THE VERDICT on death driving charges against Tasmania's top prosecutor will not be handed down until the end of June.
Director of Public Prosecutions Tim Ellis, SC, has pleaded not guilty to causing the death of 27-year-old Launceston woman Natalia Pearn after a three-vehicle crash on the Midland Highway a year ago.
The five-day hearing ended yesterday, with magistrate Chris Webster telling the court he would need to have ``a very good look'' at the case before making a decision.
Crown prosecutor John Pickering, SC, in his closing address to the court, said Mr Ellis was conscious at all times during his negligent driving, and the issue of sleep apnoea was a ``red herring''.
Mr Pickering alleged that Mr Ellis was driving in the wrong lane for up to a kilometre before colliding with Miss Pearn's Toyota.
He said evidence that Mr Ellis had been successfully treated for sleep apnoea made him at no more risk of falling asleep behind the wheel than someone without the condition, and that it was ``inconceivable'' he could be asleep while negotiating a sweeping corner.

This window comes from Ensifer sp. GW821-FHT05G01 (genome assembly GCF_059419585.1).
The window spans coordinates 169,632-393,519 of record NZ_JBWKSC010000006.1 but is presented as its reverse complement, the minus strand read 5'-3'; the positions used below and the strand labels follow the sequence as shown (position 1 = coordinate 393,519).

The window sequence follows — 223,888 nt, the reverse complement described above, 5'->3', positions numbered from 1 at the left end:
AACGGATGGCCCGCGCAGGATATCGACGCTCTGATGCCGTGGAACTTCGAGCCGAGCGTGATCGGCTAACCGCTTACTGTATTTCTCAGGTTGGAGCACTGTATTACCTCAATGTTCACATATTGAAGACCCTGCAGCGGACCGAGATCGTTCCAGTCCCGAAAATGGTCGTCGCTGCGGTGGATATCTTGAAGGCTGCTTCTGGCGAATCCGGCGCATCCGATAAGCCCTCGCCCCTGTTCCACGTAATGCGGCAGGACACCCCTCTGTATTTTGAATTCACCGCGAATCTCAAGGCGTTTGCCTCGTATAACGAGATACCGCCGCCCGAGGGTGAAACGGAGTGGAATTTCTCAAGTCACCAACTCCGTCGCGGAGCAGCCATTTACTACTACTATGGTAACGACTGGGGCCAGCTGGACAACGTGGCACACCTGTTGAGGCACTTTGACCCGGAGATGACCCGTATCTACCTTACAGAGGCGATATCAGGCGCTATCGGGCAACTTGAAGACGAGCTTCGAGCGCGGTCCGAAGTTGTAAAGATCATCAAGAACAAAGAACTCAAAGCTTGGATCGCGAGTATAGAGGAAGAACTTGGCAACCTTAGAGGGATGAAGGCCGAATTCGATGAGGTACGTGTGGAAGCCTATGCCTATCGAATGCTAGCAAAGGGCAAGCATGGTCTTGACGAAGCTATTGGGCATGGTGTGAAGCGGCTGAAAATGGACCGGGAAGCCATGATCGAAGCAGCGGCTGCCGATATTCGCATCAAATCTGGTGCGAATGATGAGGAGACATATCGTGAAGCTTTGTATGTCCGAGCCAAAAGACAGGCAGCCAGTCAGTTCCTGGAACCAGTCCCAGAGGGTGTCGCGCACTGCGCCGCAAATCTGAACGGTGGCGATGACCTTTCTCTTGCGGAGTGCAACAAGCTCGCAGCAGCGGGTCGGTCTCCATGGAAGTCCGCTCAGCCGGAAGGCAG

For the charge to succeed, Mr Ellis's driving must have been ``conscious and voluntary''.
Defence lawyer Michael O'Farrell, SC, said the case was a ``classic loss of will'' and that Mr Ellis's driving was not voluntary because he was asleep, and couldn't be found guilty of causing Miss Pearn's death.
Mr O'Farrell said evidence from two witnesses driving behind Mr Ellis who saw him driving in the wrong lane should be taken ``cautiously'' by Mr Webster because they were ``confused with what happened''.
Mr O'Farrell told the court evidence from a sleep expert said it was possible to have some muscular control while experiencing sleep or the onset of sleep.
Mr Webster's decision will be handed down on June 25.